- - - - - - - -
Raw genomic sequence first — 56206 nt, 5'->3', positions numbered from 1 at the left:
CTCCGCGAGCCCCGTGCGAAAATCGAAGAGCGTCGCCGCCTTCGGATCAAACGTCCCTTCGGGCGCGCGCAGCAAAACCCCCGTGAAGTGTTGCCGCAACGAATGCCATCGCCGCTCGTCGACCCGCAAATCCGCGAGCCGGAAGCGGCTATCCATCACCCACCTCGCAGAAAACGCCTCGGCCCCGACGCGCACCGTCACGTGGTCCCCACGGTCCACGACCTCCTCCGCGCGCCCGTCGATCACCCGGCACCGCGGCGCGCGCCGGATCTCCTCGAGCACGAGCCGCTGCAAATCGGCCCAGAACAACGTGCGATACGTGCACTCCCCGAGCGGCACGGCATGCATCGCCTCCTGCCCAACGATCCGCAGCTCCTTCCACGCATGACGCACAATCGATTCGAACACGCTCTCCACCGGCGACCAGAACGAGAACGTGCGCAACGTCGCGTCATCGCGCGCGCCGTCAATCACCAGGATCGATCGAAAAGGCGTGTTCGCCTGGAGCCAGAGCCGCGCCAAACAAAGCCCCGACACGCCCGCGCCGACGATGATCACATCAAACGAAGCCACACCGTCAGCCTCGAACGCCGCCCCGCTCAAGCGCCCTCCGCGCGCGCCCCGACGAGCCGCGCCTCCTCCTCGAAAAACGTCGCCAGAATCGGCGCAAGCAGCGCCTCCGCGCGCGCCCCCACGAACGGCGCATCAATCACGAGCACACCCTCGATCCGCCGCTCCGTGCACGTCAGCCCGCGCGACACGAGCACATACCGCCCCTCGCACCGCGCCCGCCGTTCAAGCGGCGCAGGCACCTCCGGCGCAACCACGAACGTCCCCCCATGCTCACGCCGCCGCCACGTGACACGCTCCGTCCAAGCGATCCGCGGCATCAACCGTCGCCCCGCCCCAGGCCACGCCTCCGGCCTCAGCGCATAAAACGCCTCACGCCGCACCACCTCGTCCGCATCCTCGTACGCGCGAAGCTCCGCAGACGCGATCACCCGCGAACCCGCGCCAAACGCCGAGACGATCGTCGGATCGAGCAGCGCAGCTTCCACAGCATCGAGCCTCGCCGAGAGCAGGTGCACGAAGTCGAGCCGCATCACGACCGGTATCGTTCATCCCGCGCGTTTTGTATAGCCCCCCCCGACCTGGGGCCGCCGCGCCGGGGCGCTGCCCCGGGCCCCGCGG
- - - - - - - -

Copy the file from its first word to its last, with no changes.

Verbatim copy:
Raw genomic sequence first — 56206 nt, 5'->3', positions numbered from 1 at the left:
CTCCGCGAGCCCCGTGCGAAAATCGAAGAGCGTCGCCGCCTTCGGATCAAACGTCCCTTCGGGCGCGCGCAGCAAAACCCCCGTGAAGTGTTGCCGCAACGAATGCCATCGCCGCTCGTCGACCCGCAAATCCGCGAGCCGGAAGCGGCTATCCATCACCCACCTCGCAGAAAACGCCTCGGCCCCGACGCGCACCGTCACGTGGTCCCCACGGTCCACGACCTCCTCCGCGCGCCCGTCGATCACCCGGCACCGCGGCGCGCGCCGGATCTCCTCGAGCACGAGCCGCTGCAAATCGGCCCAGAACAACGTGCGATACGTGCACTCCCCGAGCGGCACGGCATGCATCGCCTCCTGCCCAACGATCCGCAGCTCCTTCCACGCATGACGCACAATCGATTCGAACACGCTCTCCACCGGCGACCAGAACGAGAACGTGCGCAACGTCGCGTCATCGCGCGCGCCGTCAATCACCAGGATCGATCGAAAAGGCGTGTTCGCCTGGAGCCAGAGCCGCGCCAAACAAAGCCCCGACACGCCCGCGCCGACGATGATCACATCAAACGAAGCCACACCGTCAGCCTCGAACGCCGCCCCGCTCAAGCGCCCTCCGCGCGCGCCCCGACGAGCCGCGCCTCCTCCTCGAAAAACGTCGCCAGAATCGGCGCAAGCAGCGCCTCCGCGCGCGCCCCCACGAACGGCGCATCAATCACGAGCACACCCTCGATCCGCCGCTCCGTGCACGTCAGCCCGCGCGACACGAGCACATACCGCCCCTCGCACCGCGCCCGCCGTTCAAGCGGCGCAGGCACCTCCGGCGCAACCACGAACGTCCCCCCATGCTCACGCCGCCGCCACGTGACACGCTCCGTCCAAGCGATCCGCGGCATCAACCGTCGCCCCGCCCCAGGCCACGCCTCCGGCCTCAGCGCATAAAACGCCTCACGCCGCACCACCTCGTCCGCATCCTCGTACGCGCGAAGCTCCGCAGACGCGATCACCCGCGAACCCGCGCCAAACGCCGAGACGATCGTCGGATCGAGCAGCGCAGCTTCCACAGCATCGAGCCTCGCCGAGAGCAGGTGCACGAAGTCGAGCCGCATCACGACCGGTATCGTTCATCCCGCGCGTTTTGTATAGCCCCCCCCGACCTGGGGCCGCCGCGCCGGGGCGCTGCCCCGGGCCCCGCGG